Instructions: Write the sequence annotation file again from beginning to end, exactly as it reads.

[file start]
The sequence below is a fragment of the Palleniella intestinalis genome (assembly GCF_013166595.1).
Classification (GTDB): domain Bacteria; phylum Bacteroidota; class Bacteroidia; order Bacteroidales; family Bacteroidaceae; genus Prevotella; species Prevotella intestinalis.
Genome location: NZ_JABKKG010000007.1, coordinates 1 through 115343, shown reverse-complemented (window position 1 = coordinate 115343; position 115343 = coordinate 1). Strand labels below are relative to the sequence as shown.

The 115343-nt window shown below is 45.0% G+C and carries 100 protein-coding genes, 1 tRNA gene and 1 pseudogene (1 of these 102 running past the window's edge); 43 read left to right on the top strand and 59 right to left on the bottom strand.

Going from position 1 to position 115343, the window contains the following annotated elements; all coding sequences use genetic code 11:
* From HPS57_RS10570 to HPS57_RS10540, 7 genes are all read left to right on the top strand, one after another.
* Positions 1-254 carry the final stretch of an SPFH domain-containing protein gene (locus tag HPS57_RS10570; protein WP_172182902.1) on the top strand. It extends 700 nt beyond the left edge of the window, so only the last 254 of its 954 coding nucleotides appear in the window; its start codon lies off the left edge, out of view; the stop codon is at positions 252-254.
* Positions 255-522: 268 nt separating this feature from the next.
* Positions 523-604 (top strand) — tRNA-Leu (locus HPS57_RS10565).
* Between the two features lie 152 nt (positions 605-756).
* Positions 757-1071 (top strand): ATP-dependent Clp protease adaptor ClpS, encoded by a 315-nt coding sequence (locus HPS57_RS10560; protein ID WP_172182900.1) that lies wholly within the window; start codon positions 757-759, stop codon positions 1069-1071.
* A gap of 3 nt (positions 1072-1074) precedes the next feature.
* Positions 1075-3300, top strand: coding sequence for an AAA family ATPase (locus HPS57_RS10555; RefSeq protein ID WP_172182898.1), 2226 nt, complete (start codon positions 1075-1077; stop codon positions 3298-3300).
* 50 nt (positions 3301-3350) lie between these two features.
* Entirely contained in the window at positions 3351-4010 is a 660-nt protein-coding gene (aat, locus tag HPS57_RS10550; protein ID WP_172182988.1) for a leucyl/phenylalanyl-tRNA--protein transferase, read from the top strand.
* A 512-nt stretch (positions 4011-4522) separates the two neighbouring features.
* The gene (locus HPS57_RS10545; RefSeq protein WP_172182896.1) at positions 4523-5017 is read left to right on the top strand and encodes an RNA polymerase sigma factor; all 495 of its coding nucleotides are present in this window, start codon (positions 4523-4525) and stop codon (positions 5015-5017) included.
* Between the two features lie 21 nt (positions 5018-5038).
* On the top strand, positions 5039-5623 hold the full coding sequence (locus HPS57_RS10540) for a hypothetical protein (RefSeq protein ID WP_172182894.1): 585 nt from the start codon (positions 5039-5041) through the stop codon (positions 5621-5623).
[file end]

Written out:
The sequence below is a fragment of the Palleniella intestinalis genome (assembly GCF_013166595.1).
Classification (GTDB): domain Bacteria; phylum Bacteroidota; class Bacteroidia; order Bacteroidales; family Bacteroidaceae; genus Prevotella; species Prevotella intestinalis.
Genome location: NZ_JABKKG010000007.1, coordinates 1 through 115343, shown reverse-complemented (window position 1 = coordinate 115343; position 115343 = coordinate 1). Strand labels below are relative to the sequence as shown.

The 115343-nt window shown below is 45.0% G+C and carries 100 protein-coding genes, 1 tRNA gene and 1 pseudogene (1 of these 102 running past the window's edge); 43 read left to right on the top strand and 59 right to left on the bottom strand.

Going from position 1 to position 115343, the window contains the following annotated elements; all coding sequences use genetic code 11:
* From HPS57_RS10570 to HPS57_RS10540, 7 genes are all read left to right on the top strand, one after another.
* Positions 1-254 carry the final stretch of an SPFH domain-containing protein gene (locus tag HPS57_RS10570; protein WP_172182902.1) on the top strand. It extends 700 nt beyond the left edge of the window, so only the last 254 of its 954 coding nucleotides appear in the window; its start codon lies off the left edge, out of view; the stop codon is at positions 252-254.
* Positions 255-522: 268 nt separating this feature from the next.
* Positions 523-604 (top strand) — tRNA-Leu (locus HPS57_RS10565).
* Between the two features lie 152 nt (positions 605-756).
* Positions 757-1071 (top strand): ATP-dependent Clp protease adaptor ClpS, encoded by a 315-nt coding sequence (locus HPS57_RS10560; protein ID WP_172182900.1) that lies wholly within the window; start codon positions 757-759, stop codon positions 1069-1071.
* A gap of 3 nt (positions 1072-1074) precedes the next feature.
* Positions 1075-3300, top strand: coding sequence for an AAA family ATPase (locus HPS57_RS10555; RefSeq protein ID WP_172182898.1), 2226 nt, complete (start codon positions 1075-1077; stop codon positions 3298-3300).
* 50 nt (positions 3301-3350) lie between these two features.
* Entirely contained in the window at positions 3351-4010 is a 660-nt protein-coding gene (aat, locus tag HPS57_RS10550; protein ID WP_172182988.1) for a leucyl/phenylalanyl-tRNA--protein transferase, read from the top strand.
* A 512-nt stretch (positions 4011-4522) separates the two neighbouring features.
* The gene (locus HPS57_RS10545; RefSeq protein WP_172182896.1) at positions 4523-5017 is read left to right on the top strand and encodes an RNA polymerase sigma factor; all 495 of its coding nucleotides are present in this window, start codon (positions 4523-4525) and stop codon (positions 5015-5017) included.
* Between the two features lie 21 nt (positions 5018-5038).
* On the top strand, positions 5039-5623 hold the full coding sequence (locus HPS57_RS10540) for a hypothetical protein (RefSeq protein ID WP_172182894.1): 585 nt from the start codon (positions 5039-5041) through the stop codon (positions 5621-5623).